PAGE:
|Bob Hodas' Sound Tips Part 2|
|Home Theater Feature Articles Audio Related Articles|
|Written by Bob Hodas|
|Sunday, 01 June 2003|
AV Education on RHT:
Bob Hodas' Sound Tips Part 2
When we last left off, we had moved your speakers all over the room until you found the spot where they sounded best. Ideally, when finished, you realized that you had improved your room in more ways than simply buying any new piece of gear on the market. I know speaker setup is a daunting task and some of you may be still procrastinating. That’s okay, because I can’t provide all of the necessary information in just one column.
There’s more help this month. For instance, did I remember to tell you it would be much easier if you removed those speaker spikes first? No? Shame on me! Those spikes will have an audible effect on the low end, but you don’t need them for the initial placement. Even with my high-resolution gear, I can’t measure any difference in frequency, phase or coherence, with or without spikes. What we are trying to achieve is contiguous linear bass and you can do that sliding speakers on the floor.
I know that if you care about setup and acoustics enough to read this column, you may have already read about room “modes.” Modes are frequency resonances that are defined by the dimensions of the room. They can cause uneven frequency response (peaks and dips) and unwanted coloration. There are three types of modes, Axial (two boundaries) Tangential (three boundaries) and Oblique (four boundaries). The goal of room designers is to build a room with dimensional ratios that evenly distribute the modes. Most modal analysis is only concerned with the Axial modes. Everybody’s got modes, even the guys who physically angled their side walls. It’s just the laws of physics. And you have probably already applied some of that mode info you gathered when you first set up your room. The issue of modes is certainly a good place to start. So let’s talk about an aspect that rarely gets mentioned.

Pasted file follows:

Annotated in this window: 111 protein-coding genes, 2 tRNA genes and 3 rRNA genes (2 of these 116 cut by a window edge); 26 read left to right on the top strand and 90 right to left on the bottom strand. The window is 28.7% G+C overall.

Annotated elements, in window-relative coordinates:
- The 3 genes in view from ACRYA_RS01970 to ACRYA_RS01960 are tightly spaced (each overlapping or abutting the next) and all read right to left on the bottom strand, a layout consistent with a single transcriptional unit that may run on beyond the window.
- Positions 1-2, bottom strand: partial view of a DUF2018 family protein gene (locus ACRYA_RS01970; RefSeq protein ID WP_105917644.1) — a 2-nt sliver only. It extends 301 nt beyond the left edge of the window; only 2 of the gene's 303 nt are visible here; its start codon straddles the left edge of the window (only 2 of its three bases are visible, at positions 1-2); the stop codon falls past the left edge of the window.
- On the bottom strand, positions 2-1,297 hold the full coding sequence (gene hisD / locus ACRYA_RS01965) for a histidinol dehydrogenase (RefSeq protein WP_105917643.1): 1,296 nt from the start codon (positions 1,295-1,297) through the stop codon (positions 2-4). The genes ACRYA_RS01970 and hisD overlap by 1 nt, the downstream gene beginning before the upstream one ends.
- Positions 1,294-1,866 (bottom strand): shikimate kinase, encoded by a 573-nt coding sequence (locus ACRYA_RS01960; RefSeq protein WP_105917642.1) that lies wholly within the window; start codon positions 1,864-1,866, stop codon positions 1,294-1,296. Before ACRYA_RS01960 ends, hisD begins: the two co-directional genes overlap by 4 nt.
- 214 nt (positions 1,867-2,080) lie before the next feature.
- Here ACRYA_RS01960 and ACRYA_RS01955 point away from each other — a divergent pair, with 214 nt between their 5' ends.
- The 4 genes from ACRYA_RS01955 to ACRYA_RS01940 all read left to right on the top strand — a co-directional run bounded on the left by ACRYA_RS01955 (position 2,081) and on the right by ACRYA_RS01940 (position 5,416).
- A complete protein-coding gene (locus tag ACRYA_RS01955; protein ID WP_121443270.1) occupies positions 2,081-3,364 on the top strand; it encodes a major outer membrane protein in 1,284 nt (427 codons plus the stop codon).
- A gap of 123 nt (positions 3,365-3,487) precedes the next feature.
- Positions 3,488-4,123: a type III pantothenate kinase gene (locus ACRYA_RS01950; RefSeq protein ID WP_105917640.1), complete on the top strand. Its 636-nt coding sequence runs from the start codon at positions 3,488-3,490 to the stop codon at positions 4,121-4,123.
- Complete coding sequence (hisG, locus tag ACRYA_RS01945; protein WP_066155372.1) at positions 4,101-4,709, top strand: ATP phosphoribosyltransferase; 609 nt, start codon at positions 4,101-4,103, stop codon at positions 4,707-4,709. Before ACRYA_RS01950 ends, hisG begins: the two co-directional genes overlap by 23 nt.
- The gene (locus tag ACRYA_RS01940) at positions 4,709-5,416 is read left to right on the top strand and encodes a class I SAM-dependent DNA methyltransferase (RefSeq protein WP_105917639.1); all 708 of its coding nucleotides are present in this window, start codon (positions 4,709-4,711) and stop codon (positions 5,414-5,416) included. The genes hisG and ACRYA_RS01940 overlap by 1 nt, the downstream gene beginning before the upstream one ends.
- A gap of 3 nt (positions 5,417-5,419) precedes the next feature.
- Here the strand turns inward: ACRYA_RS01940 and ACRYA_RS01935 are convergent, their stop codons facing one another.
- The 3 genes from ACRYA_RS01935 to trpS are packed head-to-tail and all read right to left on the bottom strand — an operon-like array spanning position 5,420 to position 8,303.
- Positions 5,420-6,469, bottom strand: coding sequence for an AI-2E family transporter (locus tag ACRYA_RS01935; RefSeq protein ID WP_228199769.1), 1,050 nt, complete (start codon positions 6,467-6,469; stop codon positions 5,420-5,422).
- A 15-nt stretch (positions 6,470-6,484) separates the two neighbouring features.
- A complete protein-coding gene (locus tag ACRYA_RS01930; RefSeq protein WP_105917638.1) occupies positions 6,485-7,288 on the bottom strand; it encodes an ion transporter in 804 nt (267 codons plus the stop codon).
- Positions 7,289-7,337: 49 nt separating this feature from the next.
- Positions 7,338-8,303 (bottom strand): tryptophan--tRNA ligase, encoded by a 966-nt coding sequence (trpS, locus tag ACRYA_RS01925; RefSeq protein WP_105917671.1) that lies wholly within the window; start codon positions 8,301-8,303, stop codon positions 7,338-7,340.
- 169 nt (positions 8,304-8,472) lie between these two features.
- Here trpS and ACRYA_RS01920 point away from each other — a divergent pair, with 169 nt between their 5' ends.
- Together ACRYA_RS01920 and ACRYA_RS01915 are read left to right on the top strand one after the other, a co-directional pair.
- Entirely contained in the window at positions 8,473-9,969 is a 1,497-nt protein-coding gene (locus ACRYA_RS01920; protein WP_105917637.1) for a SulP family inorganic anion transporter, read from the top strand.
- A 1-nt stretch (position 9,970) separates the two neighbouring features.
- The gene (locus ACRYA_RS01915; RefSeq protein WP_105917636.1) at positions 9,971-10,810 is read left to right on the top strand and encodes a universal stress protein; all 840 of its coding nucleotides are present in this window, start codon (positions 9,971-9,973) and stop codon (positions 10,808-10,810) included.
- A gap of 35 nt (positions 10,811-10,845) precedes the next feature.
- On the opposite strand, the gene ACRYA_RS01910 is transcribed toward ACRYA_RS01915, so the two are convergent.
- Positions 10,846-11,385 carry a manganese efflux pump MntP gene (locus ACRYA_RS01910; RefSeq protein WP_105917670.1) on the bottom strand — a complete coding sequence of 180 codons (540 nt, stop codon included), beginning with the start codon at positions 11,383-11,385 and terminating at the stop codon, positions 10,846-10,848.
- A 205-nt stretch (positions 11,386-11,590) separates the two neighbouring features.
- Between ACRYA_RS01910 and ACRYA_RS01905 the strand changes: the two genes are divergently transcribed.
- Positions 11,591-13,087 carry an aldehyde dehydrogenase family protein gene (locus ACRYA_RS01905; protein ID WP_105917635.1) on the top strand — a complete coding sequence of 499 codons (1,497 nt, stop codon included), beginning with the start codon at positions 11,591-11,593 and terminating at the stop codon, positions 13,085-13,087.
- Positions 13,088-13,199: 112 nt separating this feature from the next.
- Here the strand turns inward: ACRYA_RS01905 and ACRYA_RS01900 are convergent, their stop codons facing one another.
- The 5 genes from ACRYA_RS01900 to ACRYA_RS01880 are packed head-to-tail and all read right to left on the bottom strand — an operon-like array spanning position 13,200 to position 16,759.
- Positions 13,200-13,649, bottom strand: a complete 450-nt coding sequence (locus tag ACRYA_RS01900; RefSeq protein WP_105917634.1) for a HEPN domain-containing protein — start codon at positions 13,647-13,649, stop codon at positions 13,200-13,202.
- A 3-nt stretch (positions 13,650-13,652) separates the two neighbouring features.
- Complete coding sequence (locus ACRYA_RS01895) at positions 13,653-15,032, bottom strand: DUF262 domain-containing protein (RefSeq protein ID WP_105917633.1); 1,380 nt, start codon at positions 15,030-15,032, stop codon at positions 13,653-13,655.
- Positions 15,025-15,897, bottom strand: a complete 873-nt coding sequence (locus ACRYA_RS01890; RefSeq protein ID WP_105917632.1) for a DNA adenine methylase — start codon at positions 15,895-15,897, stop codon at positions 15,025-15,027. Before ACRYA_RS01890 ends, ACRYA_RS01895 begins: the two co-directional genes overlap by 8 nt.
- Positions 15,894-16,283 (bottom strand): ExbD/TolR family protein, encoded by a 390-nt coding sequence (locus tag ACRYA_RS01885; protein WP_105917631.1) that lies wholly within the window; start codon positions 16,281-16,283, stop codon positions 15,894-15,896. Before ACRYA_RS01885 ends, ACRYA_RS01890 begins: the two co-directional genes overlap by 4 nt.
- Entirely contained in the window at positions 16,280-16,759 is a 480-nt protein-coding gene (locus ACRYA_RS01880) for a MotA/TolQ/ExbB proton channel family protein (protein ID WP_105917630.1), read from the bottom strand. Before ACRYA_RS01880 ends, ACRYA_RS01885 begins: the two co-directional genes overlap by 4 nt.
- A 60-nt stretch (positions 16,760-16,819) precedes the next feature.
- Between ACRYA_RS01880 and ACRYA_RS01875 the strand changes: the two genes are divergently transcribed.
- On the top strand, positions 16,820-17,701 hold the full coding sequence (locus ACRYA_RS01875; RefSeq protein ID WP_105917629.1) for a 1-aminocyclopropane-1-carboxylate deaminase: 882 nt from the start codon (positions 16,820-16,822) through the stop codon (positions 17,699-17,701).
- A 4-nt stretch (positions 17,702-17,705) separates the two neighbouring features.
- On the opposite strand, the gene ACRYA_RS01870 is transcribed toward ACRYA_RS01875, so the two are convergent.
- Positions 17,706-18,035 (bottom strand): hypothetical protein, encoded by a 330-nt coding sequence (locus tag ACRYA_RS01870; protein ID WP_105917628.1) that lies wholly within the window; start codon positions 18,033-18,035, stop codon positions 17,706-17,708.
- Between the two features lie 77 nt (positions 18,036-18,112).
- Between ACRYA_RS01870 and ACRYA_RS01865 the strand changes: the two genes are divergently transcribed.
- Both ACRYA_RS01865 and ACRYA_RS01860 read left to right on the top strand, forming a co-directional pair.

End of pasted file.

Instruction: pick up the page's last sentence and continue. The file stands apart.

First and foremost, the assumption is often made that your room is infinitely contained, i.e., like a concrete bunker. The less contained a room is, the more low frequencies will pass through the walls. Of course, you will be subject to the first peaks and dips of the wavelength, but some of these frequencies (starting with the lowest) are going to pass right through walls and windows and just keep going. The wavelengths that escape are not going to bounce back into the listening area out of phase to haunt you (cancellations). It all depends on how stiff and dense your walls are. Some studio designers even use this idea to let some of the bass escape so that they can control it. Now, this doesn’t work too well if you have neighbors who are getting hammered by all the bass you create. Or maybe you need the isolation from your neighbors or airplanes? Another factor is that, depending on how your walls are built, they may vibrate and absorb some of the frequencies. Studio designers also use this technique, although I feel the safest bet is to build your walls as stiff as possible so that they don’t flex. You can always add some membrane absorbers placed strategically once the room is scoped out (future article).
The modal charts you've seen in other magazines also assume that the speaker is against the front wall. This works for many home theaters, but obviously not for all. Here we apply the knowledge acquired last month. The distance from the walls is going to determine reflections that will mix in with the direct signal, either in or out of phase, causing dips or peaks in the response. So the seating placement determined by the mode chart isn’t necessarily the right spot to put that chair. Don’t forget that you must have parallel walls and floor/ceiling. No cut-off corners, no L shapes, no angles, no wet bar along the side wall, no open walkway into the next room. I know my last article made the process sound so simple. It is a little more difficult than it seems, but it is well worth the effort.